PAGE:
Valuable 14th century cross returned to Croatia after 50 years

ZAGREB, 27 July (Hina) – A silver-enameled and gold-plated processional cross from the second half of the 14th century has been returned to Croatia nearly 50 years after it was stolen from St. Francis’s Monastery in Zadar.
The cross depicts Zadar’s protectors, which proves that it was commissioned for the monastery. It was legally bought by the Italian Lia family and was kept until now at Amedeo Lia Museum in La Spezia, Italy, where it was first recognised by British researcher Donald Cooper in 2009.
“This is one of the cases of the restitution of very valuable heritage artefacts, and intensive efforts were made for over a year. Next Friday, after the necessary restoration, it will be returned to the monastery, where it will be permanently kept,” Culture Minister Nina Obuljen Koržinek told the press on Thursday.
She thanked everyone who was involved in the return, notably the Lia family, which bought the cross in good faith with all the necessary papers and are returning it without any legal proceedings.
“Their ethical, right and moral decision was key and the state will thank them adequately,” the minister said.
The details of the 1974 theft are unknown, but it is not rare for stolen items, after passing through several hands, to end up in an auction house with their origin established. Nowadays, thanks to data bases and digital connectivity, it is easier to check if an item is of suspicious origin.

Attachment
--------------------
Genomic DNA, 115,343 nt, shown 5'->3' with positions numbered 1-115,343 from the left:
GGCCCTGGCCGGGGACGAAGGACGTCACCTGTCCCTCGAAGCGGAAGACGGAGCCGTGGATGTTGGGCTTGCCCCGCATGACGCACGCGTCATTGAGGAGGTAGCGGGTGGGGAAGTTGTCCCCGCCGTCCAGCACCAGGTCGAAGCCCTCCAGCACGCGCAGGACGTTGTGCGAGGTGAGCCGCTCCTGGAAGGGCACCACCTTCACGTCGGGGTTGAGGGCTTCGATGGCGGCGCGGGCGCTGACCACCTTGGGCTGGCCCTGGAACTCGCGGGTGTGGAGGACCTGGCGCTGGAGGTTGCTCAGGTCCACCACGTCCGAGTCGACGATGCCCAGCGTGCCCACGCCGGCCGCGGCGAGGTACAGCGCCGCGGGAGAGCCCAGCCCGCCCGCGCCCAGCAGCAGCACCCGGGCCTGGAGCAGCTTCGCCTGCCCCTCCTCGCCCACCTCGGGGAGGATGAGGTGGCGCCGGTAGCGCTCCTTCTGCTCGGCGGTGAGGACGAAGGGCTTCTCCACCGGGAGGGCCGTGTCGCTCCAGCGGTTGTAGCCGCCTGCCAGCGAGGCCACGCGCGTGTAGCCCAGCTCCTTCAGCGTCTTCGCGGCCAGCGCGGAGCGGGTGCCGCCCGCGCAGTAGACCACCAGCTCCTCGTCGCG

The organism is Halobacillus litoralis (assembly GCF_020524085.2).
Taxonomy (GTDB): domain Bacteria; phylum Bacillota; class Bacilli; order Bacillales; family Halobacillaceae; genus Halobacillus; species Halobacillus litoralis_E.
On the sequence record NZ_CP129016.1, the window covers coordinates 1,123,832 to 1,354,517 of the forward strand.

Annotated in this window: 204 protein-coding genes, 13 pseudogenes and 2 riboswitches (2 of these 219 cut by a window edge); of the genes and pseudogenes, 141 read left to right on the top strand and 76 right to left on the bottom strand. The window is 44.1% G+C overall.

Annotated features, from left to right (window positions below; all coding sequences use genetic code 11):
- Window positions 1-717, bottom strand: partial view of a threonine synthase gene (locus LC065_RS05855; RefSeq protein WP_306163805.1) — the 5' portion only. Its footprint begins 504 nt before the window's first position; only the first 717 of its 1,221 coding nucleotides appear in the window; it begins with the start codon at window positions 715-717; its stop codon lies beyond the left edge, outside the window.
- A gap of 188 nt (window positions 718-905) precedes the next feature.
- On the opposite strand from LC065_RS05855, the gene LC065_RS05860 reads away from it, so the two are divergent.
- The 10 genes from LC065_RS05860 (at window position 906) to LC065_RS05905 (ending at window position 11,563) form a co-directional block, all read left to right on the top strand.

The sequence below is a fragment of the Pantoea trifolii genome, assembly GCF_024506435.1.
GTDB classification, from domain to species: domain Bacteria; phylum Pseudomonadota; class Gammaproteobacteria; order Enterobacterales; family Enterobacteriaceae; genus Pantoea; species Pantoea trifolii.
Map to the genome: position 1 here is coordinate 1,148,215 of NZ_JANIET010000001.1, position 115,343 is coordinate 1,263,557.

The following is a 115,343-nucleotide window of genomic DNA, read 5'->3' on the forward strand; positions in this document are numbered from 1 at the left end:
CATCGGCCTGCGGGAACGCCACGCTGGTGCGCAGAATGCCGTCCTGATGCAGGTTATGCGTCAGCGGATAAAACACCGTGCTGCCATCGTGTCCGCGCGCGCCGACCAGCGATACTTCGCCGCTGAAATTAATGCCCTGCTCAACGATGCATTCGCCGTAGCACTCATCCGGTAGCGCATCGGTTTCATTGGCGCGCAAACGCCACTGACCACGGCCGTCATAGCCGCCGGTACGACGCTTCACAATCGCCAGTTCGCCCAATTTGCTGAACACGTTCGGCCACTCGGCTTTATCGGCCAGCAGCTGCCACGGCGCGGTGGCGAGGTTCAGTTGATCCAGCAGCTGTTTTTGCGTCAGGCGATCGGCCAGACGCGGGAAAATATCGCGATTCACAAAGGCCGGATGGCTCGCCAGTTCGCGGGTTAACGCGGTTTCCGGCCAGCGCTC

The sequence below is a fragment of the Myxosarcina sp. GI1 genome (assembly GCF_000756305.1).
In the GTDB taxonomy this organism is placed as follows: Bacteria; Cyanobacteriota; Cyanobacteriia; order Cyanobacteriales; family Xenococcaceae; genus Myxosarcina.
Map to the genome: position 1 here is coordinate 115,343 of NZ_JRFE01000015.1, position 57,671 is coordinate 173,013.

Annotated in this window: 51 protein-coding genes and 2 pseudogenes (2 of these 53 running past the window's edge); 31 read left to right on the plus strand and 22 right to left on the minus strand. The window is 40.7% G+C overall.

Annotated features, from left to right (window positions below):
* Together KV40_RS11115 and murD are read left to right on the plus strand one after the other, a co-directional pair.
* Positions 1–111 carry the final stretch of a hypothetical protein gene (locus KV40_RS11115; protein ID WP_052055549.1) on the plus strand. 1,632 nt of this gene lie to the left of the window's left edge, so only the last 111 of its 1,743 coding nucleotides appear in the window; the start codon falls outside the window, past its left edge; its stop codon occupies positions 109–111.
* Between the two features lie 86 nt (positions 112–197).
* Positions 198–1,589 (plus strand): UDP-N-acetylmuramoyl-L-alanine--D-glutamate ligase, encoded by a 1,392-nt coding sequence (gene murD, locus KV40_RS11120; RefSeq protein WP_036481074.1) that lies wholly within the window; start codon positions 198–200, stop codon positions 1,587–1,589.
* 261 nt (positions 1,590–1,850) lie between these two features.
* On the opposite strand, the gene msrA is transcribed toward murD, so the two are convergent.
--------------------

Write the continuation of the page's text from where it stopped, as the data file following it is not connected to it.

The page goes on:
The restitution of the cross proves that EU member states don’t cooperate only on light matters in culture but also when they are demanding, legally sensitive and financially valuable and when, in the end, everyone feels they have acted morally and justly, the culture minister said.
The return confirms the commitment of Croatia and Italy, of local and state authorities, to the respect for international conventions which encourage the return of stolen treasures to the country of origin, said Foreign Minister Gordan Grlić Radman.
“Everyone was available. You can’t just take away a cross. That’s an invaluable treasure. There was also the question of its protection and transport,” he added.
Croatian Ambassador to Italy Jasen Mesić said it was a great honour to have the chance to come home with such an artefact. He is confident the people of Zadar and the visitors to the coastal city will be able to see this valuable find but, he said, with an adequate protection system, so that it is not stolen again.
(Hina) ha